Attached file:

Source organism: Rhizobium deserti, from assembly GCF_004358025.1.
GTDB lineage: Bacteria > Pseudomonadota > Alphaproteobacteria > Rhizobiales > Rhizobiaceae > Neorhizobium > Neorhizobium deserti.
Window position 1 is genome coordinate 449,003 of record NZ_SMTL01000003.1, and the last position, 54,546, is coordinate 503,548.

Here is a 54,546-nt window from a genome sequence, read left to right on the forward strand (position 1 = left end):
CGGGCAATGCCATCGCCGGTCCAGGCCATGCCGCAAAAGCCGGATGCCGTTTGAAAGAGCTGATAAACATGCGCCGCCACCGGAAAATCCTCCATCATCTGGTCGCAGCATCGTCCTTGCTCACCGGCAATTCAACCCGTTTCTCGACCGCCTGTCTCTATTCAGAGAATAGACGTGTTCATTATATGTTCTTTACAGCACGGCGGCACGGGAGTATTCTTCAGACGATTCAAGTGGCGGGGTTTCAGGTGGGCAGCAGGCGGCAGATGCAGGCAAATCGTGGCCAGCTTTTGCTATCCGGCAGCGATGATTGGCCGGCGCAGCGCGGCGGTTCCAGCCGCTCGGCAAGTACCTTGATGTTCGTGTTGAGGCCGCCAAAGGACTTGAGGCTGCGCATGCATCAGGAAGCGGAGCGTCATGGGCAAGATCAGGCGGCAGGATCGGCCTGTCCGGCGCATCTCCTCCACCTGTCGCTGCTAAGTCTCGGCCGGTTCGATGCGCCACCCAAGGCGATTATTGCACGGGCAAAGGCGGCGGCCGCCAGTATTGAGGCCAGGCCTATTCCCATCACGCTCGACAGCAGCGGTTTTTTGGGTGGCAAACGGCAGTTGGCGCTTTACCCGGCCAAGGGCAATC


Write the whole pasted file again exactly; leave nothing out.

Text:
Source organism: Rhizobium deserti, from assembly GCF_004358025.1.
GTDB lineage: Bacteria > Pseudomonadota > Alphaproteobacteria > Rhizobiales > Rhizobiaceae > Neorhizobium > Neorhizobium deserti.
Window position 1 is genome coordinate 449,003 of record NZ_SMTL01000003.1, and the last position, 54,546, is coordinate 503,548.

Here is a 54,546-nt window from a genome sequence, read left to right on the forward strand (position 1 = left end):
CGGGCAATGCCATCGCCGGTCCAGGCCATGCCGCAAAAGCCGGATGCCGTTTGAAAGAGCTGATAAACATGCGCCGCCACCGGAAAATCCTCCATCATCTGGTCGCAGCATCGTCCTTGCTCACCGGCAATTCAACCCGTTTCTCGACCGCCTGTCTCTATTCAGAGAATAGACGTGTTCATTATATGTTCTTTACAGCACGGCGGCACGGGAGTATTCTTCAGACGATTCAAGTGGCGGGGTTTCAGGTGGGCAGCAGGCGGCAGATGCAGGCAAATCGTGGCCAGCTTTTGCTATCCGGCAGCGATGATTGGCCGGCGCAGCGCGGCGGTTCCAGCCGCTCGGCAAGTACCTTGATGTTCGTGTTGAGGCCGCCAAAGGACTTGAGGCTGCGCATGCATCAGGAAGCGGAGCGTCATGGGCAAGATCAGGCGGCAGGATCGGCCTGTCCGGCGCATCTCCTCCACCTGTCGCTGCTAAGTCTCGGCCGGTTCGATGCGCCACCCAAGGCGATTATTGCACGGGCAAAGGCGGCGGCCGCCAGTATTGAGGCCAGGCCTATTCCCATCACGCTCGACAGCAGCGGTTTTTTGGGTGGCAAACGGCAGTTGGCGCTTTACCCGGCCAAGGGCAATC